We continue to evaluate and reevaluate the fair value of land that we own. On an asset-by-asset basis, we applied the standards of FAS 144 to ensure that the carrying value of the asset did not exceed its fair value in the unpredictable market conditions that exist today. And we continue to evaluate and reevaluate our investments in joint ventures. We focused on the recoverability of our investment relative to the market conditions that exists today. We applied the standards of FAS 144 to the assets in our joint ventures including the evaluation of discounted future cash flows which should produce profitable returns in the future. Additionally, we applied the standards of APB 18 to our investment balance related to those ventures.

In this morning's release, we outlined our third quarter valuation adjustments by segment. However, let me quickly review the information once again. Starting with option deposits and pre-acquisitions costs, we wrote off approximately $243 million of option deposits and pre-acquisitions costs, which represented approximately 15,000 homesites. The segment detail is as follows: in the East segment, $45 million; Central segment, $38 million; West segment, $140 million and others $20 million.

Additionally, we recorded approximately $418 million of valuation adjustments on wholly-owned land worth between split between homebuilding $303 million and land $115 million. The segment detail for the impact on homebuilding is as follows: East segment, $93 million; Central segment, $36 million; West segment, $150 million and other $25 million. The segment detail for the impact on land is as follows: East segment, $32 million; Central segment, $16 million; West segment, $41 million and other $25 million.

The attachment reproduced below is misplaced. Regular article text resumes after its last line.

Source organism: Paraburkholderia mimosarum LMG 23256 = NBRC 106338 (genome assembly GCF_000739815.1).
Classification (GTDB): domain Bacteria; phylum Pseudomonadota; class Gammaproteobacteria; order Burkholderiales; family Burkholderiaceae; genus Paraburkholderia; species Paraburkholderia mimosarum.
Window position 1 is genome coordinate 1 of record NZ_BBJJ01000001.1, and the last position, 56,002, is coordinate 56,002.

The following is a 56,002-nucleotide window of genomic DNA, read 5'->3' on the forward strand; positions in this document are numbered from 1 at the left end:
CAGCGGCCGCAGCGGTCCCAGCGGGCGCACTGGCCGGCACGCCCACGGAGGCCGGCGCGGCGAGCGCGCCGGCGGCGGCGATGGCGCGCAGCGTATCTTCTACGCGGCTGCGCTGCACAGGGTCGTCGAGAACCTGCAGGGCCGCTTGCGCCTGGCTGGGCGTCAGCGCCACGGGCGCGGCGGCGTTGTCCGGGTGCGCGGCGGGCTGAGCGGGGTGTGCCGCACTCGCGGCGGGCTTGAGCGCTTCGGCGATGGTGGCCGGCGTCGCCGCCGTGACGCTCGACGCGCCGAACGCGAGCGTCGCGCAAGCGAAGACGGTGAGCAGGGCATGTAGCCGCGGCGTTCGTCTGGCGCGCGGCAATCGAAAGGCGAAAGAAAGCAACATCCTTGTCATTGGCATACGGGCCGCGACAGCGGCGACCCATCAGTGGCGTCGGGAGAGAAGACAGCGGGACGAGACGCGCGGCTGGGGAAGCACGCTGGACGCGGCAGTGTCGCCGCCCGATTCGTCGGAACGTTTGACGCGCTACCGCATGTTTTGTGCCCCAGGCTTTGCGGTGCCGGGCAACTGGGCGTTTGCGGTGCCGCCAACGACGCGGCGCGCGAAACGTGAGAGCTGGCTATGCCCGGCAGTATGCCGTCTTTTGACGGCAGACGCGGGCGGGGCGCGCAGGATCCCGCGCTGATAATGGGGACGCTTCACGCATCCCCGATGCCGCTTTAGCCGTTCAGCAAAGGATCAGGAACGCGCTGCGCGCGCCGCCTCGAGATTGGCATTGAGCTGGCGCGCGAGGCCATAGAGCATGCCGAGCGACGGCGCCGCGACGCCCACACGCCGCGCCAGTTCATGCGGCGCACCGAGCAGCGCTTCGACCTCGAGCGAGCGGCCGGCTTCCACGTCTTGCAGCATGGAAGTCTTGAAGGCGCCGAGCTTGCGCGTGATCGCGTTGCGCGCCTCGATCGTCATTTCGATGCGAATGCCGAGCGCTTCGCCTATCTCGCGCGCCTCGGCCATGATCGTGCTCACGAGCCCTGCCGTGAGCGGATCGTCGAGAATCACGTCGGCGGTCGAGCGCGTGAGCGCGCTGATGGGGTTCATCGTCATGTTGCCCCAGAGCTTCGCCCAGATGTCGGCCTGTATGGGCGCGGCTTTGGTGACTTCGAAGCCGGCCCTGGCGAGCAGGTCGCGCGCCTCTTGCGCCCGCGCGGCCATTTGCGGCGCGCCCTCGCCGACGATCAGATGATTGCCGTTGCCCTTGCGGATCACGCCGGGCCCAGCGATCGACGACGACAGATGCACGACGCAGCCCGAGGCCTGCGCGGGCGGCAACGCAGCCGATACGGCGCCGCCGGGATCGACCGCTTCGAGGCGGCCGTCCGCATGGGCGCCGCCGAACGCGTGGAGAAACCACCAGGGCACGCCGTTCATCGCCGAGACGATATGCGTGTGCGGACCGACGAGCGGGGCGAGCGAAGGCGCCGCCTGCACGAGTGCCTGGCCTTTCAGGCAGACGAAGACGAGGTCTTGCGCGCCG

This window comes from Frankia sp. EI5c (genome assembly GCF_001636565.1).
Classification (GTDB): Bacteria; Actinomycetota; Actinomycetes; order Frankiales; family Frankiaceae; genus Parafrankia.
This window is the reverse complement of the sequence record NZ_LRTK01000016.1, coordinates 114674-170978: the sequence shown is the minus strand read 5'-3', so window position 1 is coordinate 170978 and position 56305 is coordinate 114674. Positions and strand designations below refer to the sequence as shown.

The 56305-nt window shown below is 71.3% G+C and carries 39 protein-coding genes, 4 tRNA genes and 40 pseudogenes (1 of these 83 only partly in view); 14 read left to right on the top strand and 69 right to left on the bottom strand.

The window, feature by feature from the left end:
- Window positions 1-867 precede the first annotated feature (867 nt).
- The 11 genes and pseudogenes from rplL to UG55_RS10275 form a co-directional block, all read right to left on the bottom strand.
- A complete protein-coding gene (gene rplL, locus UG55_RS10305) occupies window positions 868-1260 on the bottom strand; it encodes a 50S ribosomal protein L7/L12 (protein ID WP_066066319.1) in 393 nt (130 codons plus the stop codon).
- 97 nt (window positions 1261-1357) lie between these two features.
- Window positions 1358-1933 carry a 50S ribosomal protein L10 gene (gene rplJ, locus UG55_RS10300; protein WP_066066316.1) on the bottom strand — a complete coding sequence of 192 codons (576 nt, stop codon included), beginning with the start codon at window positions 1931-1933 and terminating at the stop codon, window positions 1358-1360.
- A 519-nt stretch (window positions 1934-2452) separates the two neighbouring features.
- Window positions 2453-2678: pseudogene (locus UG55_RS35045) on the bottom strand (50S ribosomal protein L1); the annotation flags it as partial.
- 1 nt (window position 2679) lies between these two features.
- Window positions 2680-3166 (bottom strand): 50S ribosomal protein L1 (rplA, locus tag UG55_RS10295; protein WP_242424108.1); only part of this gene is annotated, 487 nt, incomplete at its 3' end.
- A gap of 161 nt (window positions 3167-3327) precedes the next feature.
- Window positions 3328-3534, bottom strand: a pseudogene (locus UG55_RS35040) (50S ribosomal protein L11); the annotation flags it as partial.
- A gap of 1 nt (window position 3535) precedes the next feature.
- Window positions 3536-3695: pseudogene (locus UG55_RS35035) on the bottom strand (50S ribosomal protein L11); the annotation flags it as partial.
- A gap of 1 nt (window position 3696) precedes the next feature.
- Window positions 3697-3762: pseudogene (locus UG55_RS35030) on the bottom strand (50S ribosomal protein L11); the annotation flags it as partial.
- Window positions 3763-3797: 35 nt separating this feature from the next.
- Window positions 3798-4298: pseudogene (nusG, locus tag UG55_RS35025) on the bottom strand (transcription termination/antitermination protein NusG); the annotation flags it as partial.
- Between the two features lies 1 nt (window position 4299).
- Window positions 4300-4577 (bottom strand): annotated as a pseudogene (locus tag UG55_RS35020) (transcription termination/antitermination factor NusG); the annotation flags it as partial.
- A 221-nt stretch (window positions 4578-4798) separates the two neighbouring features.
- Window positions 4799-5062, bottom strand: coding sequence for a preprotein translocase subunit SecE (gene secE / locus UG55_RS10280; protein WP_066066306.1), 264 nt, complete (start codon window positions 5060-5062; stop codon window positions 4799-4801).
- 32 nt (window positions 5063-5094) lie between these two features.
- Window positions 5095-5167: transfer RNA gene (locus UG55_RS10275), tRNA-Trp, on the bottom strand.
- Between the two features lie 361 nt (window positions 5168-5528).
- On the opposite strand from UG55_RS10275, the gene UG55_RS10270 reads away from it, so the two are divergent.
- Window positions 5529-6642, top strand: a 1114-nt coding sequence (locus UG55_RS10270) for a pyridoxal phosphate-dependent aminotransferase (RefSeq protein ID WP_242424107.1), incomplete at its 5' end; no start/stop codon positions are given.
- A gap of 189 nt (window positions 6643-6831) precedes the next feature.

Finally, we recorded approximately $171 million in total valuation adjustments related to our investments in joint ventures. The segment detail is as follows: East, $23 million; Central, $15 million; West, $129 million and other $4 million.

So as we look ahead, what do we see with respect to future valuation issues? That is a difficult question to answer because future market conditions are still uncertain. But our direction is very clear: we will continue to focus on our balance sheet through our comprehensive and rigorous quarterly assets reviews that focus on a realistic evaluation of our assets in current market conditions. Through these reviews, we will continue to ensure that our balance sheet is accurately stated as market conditions continue to revolve.

And now, we'd like to open it up for questions.

Question And Answer

Operator

Great, thank you very much. And again, ladies and gentlemen, if you do, could you please limit yourself to one question and one follow up during the Q&A session today. [Operator Instructions]. And our first question then today comes from the line of Ivy Zelman with Zelman & Associates. Please go ahead.

Ivy Zelman - Zelman & Associates

Hey, good morning guys.

Stuart A. Miller - President and Chief Executive Officer

Good morning.

Ivy Zelman - Zelman & Associates